A warrior asks for help. She takes her medicine. She takes that class she was afraid of. She forgives. She encourages. She delights in others accomplishments. She makes room at the table. She feeds herself well. She tells the truth. She walks towards healing. She doesn’t create drama. She is a listener. She lifts other up without looking for any credit. She lets others go. She is loyal. She is strong. She takes care of herself. She is a servant. She comes closer to the pain. She speaks life into others. She takes responsibility. She sits with the sorrow. She grieves for as long as it takes. She feels all the feels. She celebrates the movement of her body. She delights in the sunshine on her face. She welcomes the quiet. She waits for God to whisper. She follows what sets her heart on fire. She lets others love her.

And most importantly…..she WILL RISE.

A warrior will rise.

I remember one morning, months after I had been home from Africa. I was doing all of the right things. I was taking my medication. I was going to therapy. I was eating only whole foods. I had given up the nectar of the gods, caffeine and I was exercising my butt off. But I still could barely move from the couch some days. I felt like life was happening around me and I would never participate fully again.

Until I did.

Until I let my body heal. Until I let my mind heal. Until I let those around me carry me out of the battle.

And then I would rise.

So sweet one, today if it feels like the weight of fear has you breathless. If the battle you face is too painful to utter off your lips. If your scars have been reopened for the world to see. Remember this…

You are. You always have been, a warrior.

And a warrior WILL rise.

Buy differently this Christmas.

One of the first times I came back from Africa I stayed out of the stores for as long as I could. I was disgusted by how much we have. We all should be. Our kids do not NEED any more. They don’t. We don’t. Just the thought of going into “our world” made me sick to my stomach. After watching children my own children’s age walk barefoot in the red dirt for water each day. And play with a stick and a bike tire as a toy I wanted to exclude myself from participating in self consumption. It wasn’t long though I needed to buy cereal and milk. Cause that’s what we moms are supposed to do. Feed our kids. Yet so many mothers around the world cannot provide the basic needs for those they adore.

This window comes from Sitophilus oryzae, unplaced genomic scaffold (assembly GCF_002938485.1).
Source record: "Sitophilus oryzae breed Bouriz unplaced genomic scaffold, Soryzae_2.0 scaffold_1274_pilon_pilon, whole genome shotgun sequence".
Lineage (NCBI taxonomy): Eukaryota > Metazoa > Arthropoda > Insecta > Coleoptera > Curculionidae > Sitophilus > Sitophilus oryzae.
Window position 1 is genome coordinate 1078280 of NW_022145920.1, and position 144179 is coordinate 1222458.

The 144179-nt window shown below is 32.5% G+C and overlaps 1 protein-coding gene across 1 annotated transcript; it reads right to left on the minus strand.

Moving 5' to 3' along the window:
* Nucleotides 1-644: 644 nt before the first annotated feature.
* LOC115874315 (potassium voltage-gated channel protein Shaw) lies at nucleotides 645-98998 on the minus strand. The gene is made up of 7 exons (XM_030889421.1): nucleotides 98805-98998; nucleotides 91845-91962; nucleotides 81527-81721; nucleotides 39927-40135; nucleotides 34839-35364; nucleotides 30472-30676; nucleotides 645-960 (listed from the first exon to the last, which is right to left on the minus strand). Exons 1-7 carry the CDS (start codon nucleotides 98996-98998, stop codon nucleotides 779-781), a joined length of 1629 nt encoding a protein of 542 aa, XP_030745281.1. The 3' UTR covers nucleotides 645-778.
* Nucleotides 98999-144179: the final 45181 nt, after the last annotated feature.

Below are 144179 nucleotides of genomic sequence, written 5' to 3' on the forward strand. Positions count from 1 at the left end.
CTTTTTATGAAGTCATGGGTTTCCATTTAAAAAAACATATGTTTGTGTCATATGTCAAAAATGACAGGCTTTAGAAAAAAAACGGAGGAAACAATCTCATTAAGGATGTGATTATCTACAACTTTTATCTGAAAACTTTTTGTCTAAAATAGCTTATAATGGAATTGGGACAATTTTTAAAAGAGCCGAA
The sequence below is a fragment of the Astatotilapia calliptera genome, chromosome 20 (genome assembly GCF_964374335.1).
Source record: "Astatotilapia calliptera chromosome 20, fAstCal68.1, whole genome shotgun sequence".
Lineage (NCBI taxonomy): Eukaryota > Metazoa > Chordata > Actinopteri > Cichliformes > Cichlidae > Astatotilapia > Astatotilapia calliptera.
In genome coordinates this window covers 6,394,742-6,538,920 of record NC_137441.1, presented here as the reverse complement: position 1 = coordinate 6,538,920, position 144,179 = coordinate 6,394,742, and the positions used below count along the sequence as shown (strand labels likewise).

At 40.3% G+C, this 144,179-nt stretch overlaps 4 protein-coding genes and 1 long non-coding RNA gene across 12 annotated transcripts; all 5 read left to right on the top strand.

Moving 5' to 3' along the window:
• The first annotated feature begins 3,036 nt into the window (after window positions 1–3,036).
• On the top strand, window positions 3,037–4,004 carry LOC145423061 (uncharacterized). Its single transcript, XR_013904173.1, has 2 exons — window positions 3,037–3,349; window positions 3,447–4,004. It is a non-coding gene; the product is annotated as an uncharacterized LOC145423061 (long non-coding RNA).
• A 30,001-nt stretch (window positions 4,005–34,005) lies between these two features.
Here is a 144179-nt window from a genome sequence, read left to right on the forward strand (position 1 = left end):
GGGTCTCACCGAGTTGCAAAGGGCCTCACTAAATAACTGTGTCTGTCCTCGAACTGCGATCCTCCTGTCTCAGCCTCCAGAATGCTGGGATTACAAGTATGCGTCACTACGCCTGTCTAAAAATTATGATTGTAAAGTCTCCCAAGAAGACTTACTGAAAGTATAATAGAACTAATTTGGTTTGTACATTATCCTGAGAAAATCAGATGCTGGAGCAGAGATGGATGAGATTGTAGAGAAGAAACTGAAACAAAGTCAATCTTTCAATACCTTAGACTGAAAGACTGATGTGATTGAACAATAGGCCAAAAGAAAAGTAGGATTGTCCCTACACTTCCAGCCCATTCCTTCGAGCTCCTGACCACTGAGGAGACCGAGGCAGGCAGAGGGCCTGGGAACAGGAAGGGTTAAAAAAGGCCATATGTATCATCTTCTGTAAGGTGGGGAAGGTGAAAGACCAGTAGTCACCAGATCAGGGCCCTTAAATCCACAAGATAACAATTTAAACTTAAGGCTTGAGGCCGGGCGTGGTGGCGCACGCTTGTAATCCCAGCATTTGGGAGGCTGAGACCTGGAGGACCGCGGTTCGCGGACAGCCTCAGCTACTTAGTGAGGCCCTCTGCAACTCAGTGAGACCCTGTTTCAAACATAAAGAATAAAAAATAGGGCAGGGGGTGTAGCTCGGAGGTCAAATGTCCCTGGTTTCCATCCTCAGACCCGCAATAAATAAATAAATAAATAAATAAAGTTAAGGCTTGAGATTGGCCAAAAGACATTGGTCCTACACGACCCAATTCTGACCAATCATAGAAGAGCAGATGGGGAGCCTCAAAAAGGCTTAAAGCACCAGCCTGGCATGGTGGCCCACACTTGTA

For a while I struggled with how do I live here while part of me is thousands of miles away? I still struggle with this. And how do I justify buying a five dollar coffee ( I still can’t come up with this one) while millions of children don’t have a full belly? Nights I would wrestle with the have and have not’s and I still don’t have answers. But that is why God is God and I am not. It is all for a reason. But I strongly. Strongly believe that those of us that are given much are required to love even more. And if you are reading this. You are given much. You are the elite of this world.

I thought I would share how you can love much this Christmas. By being extremely mindful of the gifts you buy this Christmas you can change the life of a child, a family, a generation. Be that change….

Here are a few of my favorites. What are yours?

Sixty Feet

The Cupcake Kids

Trades of Hope

Samaritans Purse

TOMS

Krochet Kids

Sseko

Noonday

Ten Thousand Villages

Sevenly

Whenever we buy gifts we try and purchase from these companies or at least try and buy local small businesses. Let your Christmas look differently this year….smaller, more meaningful. #lovedoes

The emptiness that screams….

There is this void inside of me. I think if we are honest with ourselves, we all have this.

I think I’ve always known mine was there. An emptiness that screams. Like me. Need me. Invite me. Laugh at me. Hold me. Notice me. Love me. Listen to me. Hear me. Believe in me. Trust me. Walk with me. Dance with me. Pick me. Don’t leave me. Want me. Fight for me.